The Global Energy Access Network (GLEAN) is an interdisciplinary network of graduate and professional students at Duke University who (i) recognize the urgency of the energy access challenge facing the Global South; and (ii) aim to advance sustainable, interdisciplinary solutions to address this challenge in their research and professional pursuits. We offer students an opportunity to explore shared interests, engage with and learn from experienced researchers and practitioners, and build a platform of data and information as a hub for ongoing energy access research and engagement activities at Duke and beyond. Ultimately, we aim to foster a research and policy dialogue around energy access, and to help position Duke as a central contributor to that dialogue within a global network.
The adoption of energy access targets as part of the Sustainable Development Goals has galvanized the international community, with governments and international organizations alike mobilizing resources to ensure universal access to modern energy for all. Yet even the very concept of “energy access” remains steeped in ambiguity, and no clear scholarly or policy consensus has emerged to define who has access, who does not, or how that ultimately impacts wellbeing. Unfortunately, this is not just a semantic dispute. Access to modern energy services is foundational in promoting health, education, and livelihoods; in protecting local environmental resources and biodiversity; and in ensuring a sustainable future. Absent a meaningful understanding of the nature and scale of the energy access challenge, policymakers are limited in their ability to design and adopt appropriate policies, deploy suitable technologies, and channel limited resources in the right directions. We aim to address this.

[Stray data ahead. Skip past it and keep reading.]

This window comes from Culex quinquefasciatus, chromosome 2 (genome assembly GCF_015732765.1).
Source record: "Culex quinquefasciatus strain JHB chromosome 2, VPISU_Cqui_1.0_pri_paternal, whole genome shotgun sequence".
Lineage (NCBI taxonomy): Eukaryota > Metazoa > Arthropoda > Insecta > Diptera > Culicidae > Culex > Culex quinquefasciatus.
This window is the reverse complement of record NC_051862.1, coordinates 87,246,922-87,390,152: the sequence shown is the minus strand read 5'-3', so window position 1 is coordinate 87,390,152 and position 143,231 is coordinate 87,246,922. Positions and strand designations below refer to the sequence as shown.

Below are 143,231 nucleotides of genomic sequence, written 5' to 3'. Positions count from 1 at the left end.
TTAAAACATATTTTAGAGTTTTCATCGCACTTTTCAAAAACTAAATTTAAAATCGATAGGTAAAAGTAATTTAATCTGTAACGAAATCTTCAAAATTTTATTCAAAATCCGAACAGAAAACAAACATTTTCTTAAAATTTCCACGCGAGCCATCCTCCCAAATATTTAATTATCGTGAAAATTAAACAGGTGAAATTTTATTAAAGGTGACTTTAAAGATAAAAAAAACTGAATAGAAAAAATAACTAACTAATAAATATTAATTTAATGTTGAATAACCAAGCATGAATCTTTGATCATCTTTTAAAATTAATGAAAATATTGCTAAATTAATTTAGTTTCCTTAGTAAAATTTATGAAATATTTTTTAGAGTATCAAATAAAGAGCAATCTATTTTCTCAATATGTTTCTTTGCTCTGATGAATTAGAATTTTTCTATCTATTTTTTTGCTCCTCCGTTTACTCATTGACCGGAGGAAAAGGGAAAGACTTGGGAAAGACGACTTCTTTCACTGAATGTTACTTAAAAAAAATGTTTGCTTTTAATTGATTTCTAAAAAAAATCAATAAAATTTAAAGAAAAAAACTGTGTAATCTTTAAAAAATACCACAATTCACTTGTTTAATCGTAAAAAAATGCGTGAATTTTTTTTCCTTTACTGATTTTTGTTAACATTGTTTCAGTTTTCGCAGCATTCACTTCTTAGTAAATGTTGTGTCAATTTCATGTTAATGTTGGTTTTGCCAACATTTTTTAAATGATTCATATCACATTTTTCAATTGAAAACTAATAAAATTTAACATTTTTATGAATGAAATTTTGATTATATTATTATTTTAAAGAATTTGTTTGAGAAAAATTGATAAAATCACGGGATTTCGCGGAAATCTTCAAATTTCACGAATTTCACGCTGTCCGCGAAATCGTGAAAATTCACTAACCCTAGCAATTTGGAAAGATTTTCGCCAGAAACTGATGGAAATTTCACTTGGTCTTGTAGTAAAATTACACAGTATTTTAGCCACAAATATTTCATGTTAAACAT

GLEAN is presently engaged in three distinct “channels”:
- The construction of an Energy Access Index. The Energy Access Index, which is inspired by the Human Development Index, Environmental Performance Index, and others, will compile data from various sources (including the United National Sustainable Energy For All Global Tracking Framework) and provide a web-based visualization and analysis tool so users can readily see and compare different aspects of energy access at a national level.
- The production of an edited volume of case studies that collects distinct but related experiences on energy access across key regions of the developing world. We intend this to inform researchers, practitioners, students and others working on energy access and energy transitions, who otherwise frequently find themselves “reinventing the wheel” when engaging with unfamiliar contexts or communities. The volume will also provide qualitative insight regarding household- and village-level perspectives on the drivers and consequences of modern energy access.
- An external speaker series that brings world-renowned researchers and practitioners to Duke.
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The Global Energy Access Network is sponsored by the Vice Provost for Interdisciplinary Studies under the Duke Support for Interdisciplinary Graduate Networks (D-SIGN) Grant, and housed within the Duke University Energy Initiative.